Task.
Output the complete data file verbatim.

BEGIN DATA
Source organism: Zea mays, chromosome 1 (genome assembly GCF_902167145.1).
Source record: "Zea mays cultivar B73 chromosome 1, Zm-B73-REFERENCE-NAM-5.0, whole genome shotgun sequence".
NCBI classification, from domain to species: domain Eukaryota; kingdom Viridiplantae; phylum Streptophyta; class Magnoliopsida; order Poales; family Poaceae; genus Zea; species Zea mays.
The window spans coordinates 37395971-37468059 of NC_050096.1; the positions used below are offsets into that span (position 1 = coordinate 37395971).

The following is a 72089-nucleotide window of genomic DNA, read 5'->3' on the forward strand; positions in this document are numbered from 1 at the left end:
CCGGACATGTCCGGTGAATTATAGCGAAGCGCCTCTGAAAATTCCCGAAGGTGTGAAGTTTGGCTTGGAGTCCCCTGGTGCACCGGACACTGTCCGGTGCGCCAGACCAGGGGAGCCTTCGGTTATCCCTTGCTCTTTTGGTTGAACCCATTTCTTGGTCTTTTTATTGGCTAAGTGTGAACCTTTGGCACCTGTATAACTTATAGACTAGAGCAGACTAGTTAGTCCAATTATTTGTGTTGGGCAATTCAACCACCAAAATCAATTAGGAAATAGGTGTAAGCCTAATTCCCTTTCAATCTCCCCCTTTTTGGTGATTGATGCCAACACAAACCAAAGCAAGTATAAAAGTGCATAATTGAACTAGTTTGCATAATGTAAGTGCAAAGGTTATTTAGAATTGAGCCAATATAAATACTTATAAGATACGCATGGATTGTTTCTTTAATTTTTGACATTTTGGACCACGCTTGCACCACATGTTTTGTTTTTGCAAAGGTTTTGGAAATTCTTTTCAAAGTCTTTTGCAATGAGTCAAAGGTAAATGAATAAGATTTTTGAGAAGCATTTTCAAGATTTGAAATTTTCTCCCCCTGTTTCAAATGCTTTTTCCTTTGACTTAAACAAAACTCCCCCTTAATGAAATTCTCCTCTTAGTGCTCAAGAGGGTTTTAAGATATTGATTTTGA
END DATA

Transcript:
Source organism: Zea mays, chromosome 1 (genome assembly GCF_902167145.1).
Source record: "Zea mays cultivar B73 chromosome 1, Zm-B73-REFERENCE-NAM-5.0, whole genome shotgun sequence".
NCBI classification, from domain to species: domain Eukaryota; kingdom Viridiplantae; phylum Streptophyta; class Magnoliopsida; order Poales; family Poaceae; genus Zea; species Zea mays.
The window spans coordinates 37395971-37468059 of NC_050096.1; the positions used below are offsets into that span (position 1 = coordinate 37395971).

The following is a 72089-nucleotide window of genomic DNA, read 5'->3' on the forward strand; positions in this document are numbered from 1 at the left end:
CCGGACATGTCCGGTGAATTATAGCGAAGCGCCTCTGAAAATTCCCGAAGGTGTGAAGTTTGGCTTGGAGTCCCCTGGTGCACCGGACACTGTCCGGTGCGCCAGACCAGGGGAGCCTTCGGTTATCCCTTGCTCTTTTGGTTGAACCCATTTCTTGGTCTTTTTATTGGCTAAGTGTGAACCTTTGGCACCTGTATAACTTATAGACTAGAGCAGACTAGTTAGTCCAATTATTTGTGTTGGGCAATTCAACCACCAAAATCAATTAGGAAATAGGTGTAAGCCTAATTCCCTTTCAATCTCCCCCTTTTTGGTGATTGATGCCAACACAAACCAAAGCAAGTATAAAAGTGCATAATTGAACTAGTTTGCATAATGTAAGTGCAAAGGTTATTTAGAATTGAGCCAATATAAATACTTATAAGATACGCATGGATTGTTTCTTTAATTTTTGACATTTTGGACCACGCTTGCACCACATGTTTTGTTTTTGCAAAGGTTTTGGAAATTCTTTTCAAAGTCTTTTGCAATGAGTCAAAGGTAAATGAATAAGATTTTTGAGAAGCATTTTCAAGATTTGAAATTTTCTCCCCCTGTTTCAAATGCTTTTTCCTTTGACTTAAACAAAACTCCCCCTTAATGAAATTCTCCTCTTAGTGCTCAAGAGGGTTTTAAGATATTGATTTTGA